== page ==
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Season ThreeA guide to Game Of Thrones: season three

For 2013’s best-of-TV list, The A.V. Club’s TV writers got together to discuss the shows that got us talking the most over the past 12 months. We’re unveiling those shows, one per publication day, culminating in our picks for the top three of the year.


Start with the worst moment—the darkest turn, the biggest shock, the most horrible surprise. The third season of Game Of Thrones certainly doesn’t lack terrible, terrible choices. War rages across Westeros. The wildlings approach from the North, along with a far greater and more terrible threat. Across the sea, a queen searches among the poor, the lost, and the enslaved for the tools to regain her kingdom. “Fantasy” label aside (yes, there are dragons, and yes, there is magic), this is not a happy place to be, and it gets worse. Over the course of 10 episodes, beloved figures are alienated and beaten. They lose limbs and have their throats cut. Their backs are stabbed, and their values mocked. Picking the “worst” out of this particular haystack of pain is no easy task.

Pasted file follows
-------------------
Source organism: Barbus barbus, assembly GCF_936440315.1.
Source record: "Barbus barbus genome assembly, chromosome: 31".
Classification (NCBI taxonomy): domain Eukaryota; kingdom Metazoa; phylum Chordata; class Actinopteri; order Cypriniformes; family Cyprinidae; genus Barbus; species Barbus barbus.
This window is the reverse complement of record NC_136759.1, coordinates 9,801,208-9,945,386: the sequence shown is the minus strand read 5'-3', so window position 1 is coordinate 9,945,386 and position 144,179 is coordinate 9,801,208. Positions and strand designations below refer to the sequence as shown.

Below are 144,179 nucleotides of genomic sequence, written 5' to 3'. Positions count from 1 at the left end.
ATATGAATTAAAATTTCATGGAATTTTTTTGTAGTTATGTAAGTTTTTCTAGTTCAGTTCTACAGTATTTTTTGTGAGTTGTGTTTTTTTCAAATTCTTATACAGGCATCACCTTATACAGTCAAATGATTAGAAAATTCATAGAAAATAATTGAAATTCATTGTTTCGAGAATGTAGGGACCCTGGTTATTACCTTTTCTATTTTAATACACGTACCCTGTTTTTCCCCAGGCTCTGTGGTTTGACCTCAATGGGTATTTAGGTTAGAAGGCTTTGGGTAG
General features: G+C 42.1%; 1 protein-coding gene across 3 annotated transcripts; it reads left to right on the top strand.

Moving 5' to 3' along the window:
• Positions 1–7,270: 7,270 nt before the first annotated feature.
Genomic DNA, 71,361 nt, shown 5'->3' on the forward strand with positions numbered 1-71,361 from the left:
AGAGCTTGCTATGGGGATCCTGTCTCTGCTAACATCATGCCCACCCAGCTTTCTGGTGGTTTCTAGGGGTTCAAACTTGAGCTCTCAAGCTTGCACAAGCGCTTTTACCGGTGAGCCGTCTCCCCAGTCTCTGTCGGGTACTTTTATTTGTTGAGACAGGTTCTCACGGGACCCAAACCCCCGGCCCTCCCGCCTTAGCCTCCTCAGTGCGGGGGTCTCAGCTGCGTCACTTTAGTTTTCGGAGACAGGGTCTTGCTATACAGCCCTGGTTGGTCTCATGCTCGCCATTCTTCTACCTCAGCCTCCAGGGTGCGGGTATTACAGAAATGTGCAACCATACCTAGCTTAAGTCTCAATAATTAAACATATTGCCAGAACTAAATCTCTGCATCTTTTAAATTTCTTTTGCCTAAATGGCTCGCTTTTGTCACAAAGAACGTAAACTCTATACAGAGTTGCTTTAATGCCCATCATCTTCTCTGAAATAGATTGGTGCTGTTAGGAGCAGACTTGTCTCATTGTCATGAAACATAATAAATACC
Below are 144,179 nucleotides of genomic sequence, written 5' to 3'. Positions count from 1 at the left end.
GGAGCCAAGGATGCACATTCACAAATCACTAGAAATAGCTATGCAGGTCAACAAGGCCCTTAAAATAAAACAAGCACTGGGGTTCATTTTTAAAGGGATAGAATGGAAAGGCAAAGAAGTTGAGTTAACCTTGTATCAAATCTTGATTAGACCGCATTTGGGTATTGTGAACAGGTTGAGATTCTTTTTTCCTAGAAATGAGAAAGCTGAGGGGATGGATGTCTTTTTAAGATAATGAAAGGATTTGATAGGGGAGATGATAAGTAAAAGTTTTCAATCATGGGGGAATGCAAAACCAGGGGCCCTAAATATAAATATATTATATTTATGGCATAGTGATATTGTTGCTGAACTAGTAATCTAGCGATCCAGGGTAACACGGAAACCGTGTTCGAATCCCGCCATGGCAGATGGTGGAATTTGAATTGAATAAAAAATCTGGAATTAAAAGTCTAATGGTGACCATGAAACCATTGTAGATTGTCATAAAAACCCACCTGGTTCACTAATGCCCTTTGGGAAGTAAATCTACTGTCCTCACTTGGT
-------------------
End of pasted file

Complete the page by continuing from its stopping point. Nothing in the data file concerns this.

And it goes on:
Out of a year full of television horrors, the climax of “The Rains Of Castamere,” the season’s penultimate episode, is hard to top. Known to fans as the “Red Wedding,” the twisting plot saw the betrayal and death of three of the series’ most noble characters: Catelyn Stark (Michelle Fairley), Robb Stark (Richard Madden), and his pregnant wife Talisa (Oona Chaplin). If you want to pinpoint the exact moment the bottom fell out from the world, it was when someone stabbed Talisa six or seven times in the stomach in rapid succession. The violence was brutal, and the apparent implication that all good had been wiped away with the thrust of a knife was even worse.